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Learning at Home: Families’ Educational Media Use in America

learningathome_cover-231x300My subscription to Children’s Technology Review recently alerted me to a new (Jan 2014) report from the Joan Ganz Cooney Center entitled Learning at Home: Families’ Educational Media Use in America.

Some key findings:
· Most parents view TV watching as educational, providing children are watching Elmo and Dora and not Spongebob. Tablets and mobile devices are used less.
· The youngest children (2-3) spend the most time with “educational” media. and this time decreases dramatically at age 4; replaced by “fun” media.
· Parents consider TV to be more educational than apps and mobile experiences.
· There are lot of lower income kids who do not have access to interactive platforms.

Help with a Parent Video Game Survey!

We here at Little eLit are always on the lookout for research that can help paint a realistic picture of this new media landscape with children. To that end, when we see research in progress that needs input or survey participants, we want to help out! We’ll all make better decisions and create more realistic best practices if we have a solid picture of this landscape. Which means you should give your input whenever you’re eligible. 


logoAre you the parent or guardian of a child between 4 and 13 years of age? Do your children play video games? If so, you are eligible to take a survey about digital games and family life, co-sponsored by the Joan Ganz Cooney Center at Sesame Workshop and Arizona State University. Parents who complete the survey will have a chance to win a $50 gift card to

Click here if you’d like to take the survey.

The Digital Games and Family Life Survey will be the first of its kind to gain a sense of the role that digital games are playing in modern family life and routines, across both place and time. Past surveys of digital games have typically queried adults separately from children, or asked parents about their children’s gameplay, but not about their own. This new survey will reconcile these two worlds of gameplay by recognizing that today’s parents grew up playing digital games and that their histories and relationships with them inevitably shape their parenting around their children’s gameplay.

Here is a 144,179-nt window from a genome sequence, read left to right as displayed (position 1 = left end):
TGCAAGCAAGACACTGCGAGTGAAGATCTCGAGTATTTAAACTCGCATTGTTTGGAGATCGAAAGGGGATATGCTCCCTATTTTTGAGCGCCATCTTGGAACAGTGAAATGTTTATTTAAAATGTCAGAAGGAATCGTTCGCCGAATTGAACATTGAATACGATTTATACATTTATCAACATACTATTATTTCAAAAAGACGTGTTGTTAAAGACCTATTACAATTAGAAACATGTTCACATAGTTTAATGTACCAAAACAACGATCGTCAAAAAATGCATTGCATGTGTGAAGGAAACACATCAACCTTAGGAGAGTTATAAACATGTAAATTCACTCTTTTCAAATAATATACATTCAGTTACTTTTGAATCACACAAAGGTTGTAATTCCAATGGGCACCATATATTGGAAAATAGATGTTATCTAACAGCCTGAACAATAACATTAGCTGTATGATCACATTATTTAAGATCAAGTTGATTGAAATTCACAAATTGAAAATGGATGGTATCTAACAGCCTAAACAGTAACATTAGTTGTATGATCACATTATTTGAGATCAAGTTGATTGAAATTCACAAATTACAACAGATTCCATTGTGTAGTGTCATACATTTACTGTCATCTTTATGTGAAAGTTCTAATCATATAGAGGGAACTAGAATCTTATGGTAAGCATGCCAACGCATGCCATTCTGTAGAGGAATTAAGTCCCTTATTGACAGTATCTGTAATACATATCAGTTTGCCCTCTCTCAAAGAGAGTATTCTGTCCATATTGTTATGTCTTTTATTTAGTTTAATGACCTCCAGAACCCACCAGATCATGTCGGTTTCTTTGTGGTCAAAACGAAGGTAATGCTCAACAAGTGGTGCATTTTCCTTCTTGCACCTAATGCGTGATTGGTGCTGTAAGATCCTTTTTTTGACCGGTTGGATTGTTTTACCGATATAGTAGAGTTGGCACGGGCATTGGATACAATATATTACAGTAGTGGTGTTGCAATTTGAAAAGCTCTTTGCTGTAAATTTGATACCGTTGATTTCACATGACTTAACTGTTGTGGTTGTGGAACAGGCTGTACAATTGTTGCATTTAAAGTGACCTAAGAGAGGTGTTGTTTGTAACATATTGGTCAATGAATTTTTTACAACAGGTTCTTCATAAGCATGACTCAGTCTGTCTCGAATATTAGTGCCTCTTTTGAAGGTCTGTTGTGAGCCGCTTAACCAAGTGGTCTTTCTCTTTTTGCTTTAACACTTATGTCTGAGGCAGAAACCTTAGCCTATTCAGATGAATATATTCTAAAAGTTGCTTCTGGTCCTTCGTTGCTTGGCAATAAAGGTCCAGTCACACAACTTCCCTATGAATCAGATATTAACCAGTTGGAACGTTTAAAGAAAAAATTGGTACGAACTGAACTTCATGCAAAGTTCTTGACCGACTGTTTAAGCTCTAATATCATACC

The Cooney Center and ASU are seeking parents of children ages 4 through 13 to take the Digital Games and Family Life Survey. We will keep the survey open for about a month and release a report in Spring 2014. Here are just some of the research questions this survey will address:

  • To what extent have digital games permeated family routines and rituals, or become essential aspects of family life?
  • Where exactly do parents draw the line between what is an acceptable level of violence in digital games and what is not?
  • What do parents see as negative effects of their children’s digital game play? What do they see as positive effects?
  • To what extent are digital games replacing board games in family entertainment routines?
  • What do parents think about the role of digital games in school? What about other types of learning?
  • How might parent perceptions of digital games differ by theme, context of play, and purpose of play?
  • How do parents’ digital game practices (past and present) intersect with their children’s game play?
  • How might all of the above vary by child, parent, and family characteristics such as age, gender, ethnicity, income, parent marital status, and number of siblings?


Go to, dear reader, and let your experience and opinion be known! There is no better way to shape practice than by informing understanding of a topic. Your input is incredibly valuable.